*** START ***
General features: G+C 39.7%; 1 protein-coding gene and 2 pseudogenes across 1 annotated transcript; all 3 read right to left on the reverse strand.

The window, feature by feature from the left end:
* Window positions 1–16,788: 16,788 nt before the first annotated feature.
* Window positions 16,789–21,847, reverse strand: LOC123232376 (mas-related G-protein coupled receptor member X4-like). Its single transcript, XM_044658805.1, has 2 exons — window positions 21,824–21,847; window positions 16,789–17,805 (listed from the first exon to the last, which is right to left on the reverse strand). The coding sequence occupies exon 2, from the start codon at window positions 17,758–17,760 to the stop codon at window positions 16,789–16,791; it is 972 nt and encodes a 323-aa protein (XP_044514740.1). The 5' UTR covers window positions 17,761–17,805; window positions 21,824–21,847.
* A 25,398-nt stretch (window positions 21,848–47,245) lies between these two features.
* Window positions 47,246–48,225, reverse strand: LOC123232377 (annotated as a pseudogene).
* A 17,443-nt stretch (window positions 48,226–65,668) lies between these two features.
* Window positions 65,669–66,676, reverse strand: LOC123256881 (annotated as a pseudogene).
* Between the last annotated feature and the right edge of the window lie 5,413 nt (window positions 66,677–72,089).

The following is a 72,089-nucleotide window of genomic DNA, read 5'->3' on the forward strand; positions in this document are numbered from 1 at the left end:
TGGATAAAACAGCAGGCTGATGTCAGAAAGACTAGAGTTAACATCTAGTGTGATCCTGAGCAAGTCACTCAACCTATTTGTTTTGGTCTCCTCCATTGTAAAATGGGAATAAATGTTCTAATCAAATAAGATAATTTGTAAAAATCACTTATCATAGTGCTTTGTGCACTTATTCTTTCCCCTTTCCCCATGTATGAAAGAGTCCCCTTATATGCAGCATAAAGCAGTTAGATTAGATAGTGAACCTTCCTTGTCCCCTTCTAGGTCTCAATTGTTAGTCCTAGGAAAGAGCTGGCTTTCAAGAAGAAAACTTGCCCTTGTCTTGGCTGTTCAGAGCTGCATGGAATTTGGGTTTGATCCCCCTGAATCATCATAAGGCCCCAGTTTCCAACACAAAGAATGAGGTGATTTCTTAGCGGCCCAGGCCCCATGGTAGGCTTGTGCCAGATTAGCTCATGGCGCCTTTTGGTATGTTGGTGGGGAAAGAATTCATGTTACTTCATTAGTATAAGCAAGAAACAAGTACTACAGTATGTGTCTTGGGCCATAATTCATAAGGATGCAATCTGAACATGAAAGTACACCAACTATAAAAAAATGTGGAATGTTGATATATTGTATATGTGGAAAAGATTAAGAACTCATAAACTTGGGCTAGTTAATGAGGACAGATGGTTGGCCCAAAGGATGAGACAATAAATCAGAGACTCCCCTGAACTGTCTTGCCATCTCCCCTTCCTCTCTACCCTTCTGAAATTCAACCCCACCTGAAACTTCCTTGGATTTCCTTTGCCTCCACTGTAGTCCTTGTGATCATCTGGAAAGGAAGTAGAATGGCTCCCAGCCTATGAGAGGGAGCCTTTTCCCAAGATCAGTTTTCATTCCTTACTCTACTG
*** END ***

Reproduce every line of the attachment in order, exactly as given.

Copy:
General features: G+C 39.7%; 1 protein-coding gene and 2 pseudogenes across 1 annotated transcript; all 3 read right to left on the reverse strand.

The window, feature by feature from the left end:
* Window positions 1–16,788: 16,788 nt before the first annotated feature.
* Window positions 16,789–21,847, reverse strand: LOC123232376 (mas-related G-protein coupled receptor member X4-like). Its single transcript, XM_044658805.1, has 2 exons — window positions 21,824–21,847; window positions 16,789–17,805 (listed from the first exon to the last, which is right to left on the reverse strand). The coding sequence occupies exon 2, from the start codon at window positions 17,758–17,760 to the stop codon at window positions 16,789–16,791; it is 972 nt and encodes a 323-aa protein (XP_044514740.1). The 5' UTR covers window positions 17,761–17,805; window positions 21,824–21,847.
* A 25,398-nt stretch (window positions 21,848–47,245) lies between these two features.
* Window positions 47,246–48,225, reverse strand: LOC123232377 (annotated as a pseudogene).
* A 17,443-nt stretch (window positions 48,226–65,668) lies between these two features.
* Window positions 65,669–66,676, reverse strand: LOC123256881 (annotated as a pseudogene).
* Between the last annotated feature and the right edge of the window lie 5,413 nt (window positions 66,677–72,089).

The following is a 72,089-nucleotide window of genomic DNA, read 5'->3' on the forward strand; positions in this document are numbered from 1 at the left end:
TGGATAAAACAGCAGGCTGATGTCAGAAAGACTAGAGTTAACATCTAGTGTGATCCTGAGCAAGTCACTCAACCTATTTGTTTTGGTCTCCTCCATTGTAAAATGGGAATAAATGTTCTAATCAAATAAGATAATTTGTAAAAATCACTTATCATAGTGCTTTGTGCACTTATTCTTTCCCCTTTCCCCATGTATGAAAGAGTCCCCTTATATGCAGCATAAAGCAGTTAGATTAGATAGTGAACCTTCCTTGTCCCCTTCTAGGTCTCAATTGTTAGTCCTAGGAAAGAGCTGGCTTTCAAGAAGAAAACTTGCCCTTGTCTTGGCTGTTCAGAGCTGCATGGAATTTGGGTTTGATCCCCCTGAATCATCATAAGGCCCCAGTTTCCAACACAAAGAATGAGGTGATTTCTTAGCGGCCCAGGCCCCATGGTAGGCTTGTGCCAGATTAGCTCATGGCGCCTTTTGGTATGTTGGTGGGGAAAGAATTCATGTTACTTCATTAGTATAAGCAAGAAACAAGTACTACAGTATGTGTCTTGGGCCATAATTCATAAGGATGCAATCTGAACATGAAAGTACACCAACTATAAAAAAATGTGGAATGTTGATATATTGTATATGTGGAAAAGATTAAGAACTCATAAACTTGGGCTAGTTAATGAGGACAGATGGTTGGCCCAAAGGATGAGACAATAAATCAGAGACTCCCCTGAACTGTCTTGCCATCTCCCCTTCCTCTCTACCCTTCTGAAATTCAACCCCACCTGAAACTTCCTTGGATTTCCTTTGCCTCCACTGTAGTCCTTGTGATCATCTGGAAAGGAAGTAGAATGGCTCCCAGCCTATGAGAGGGAGCCTTTTCCCAAGATCAGTTTTCATTCCTTACTCTACTG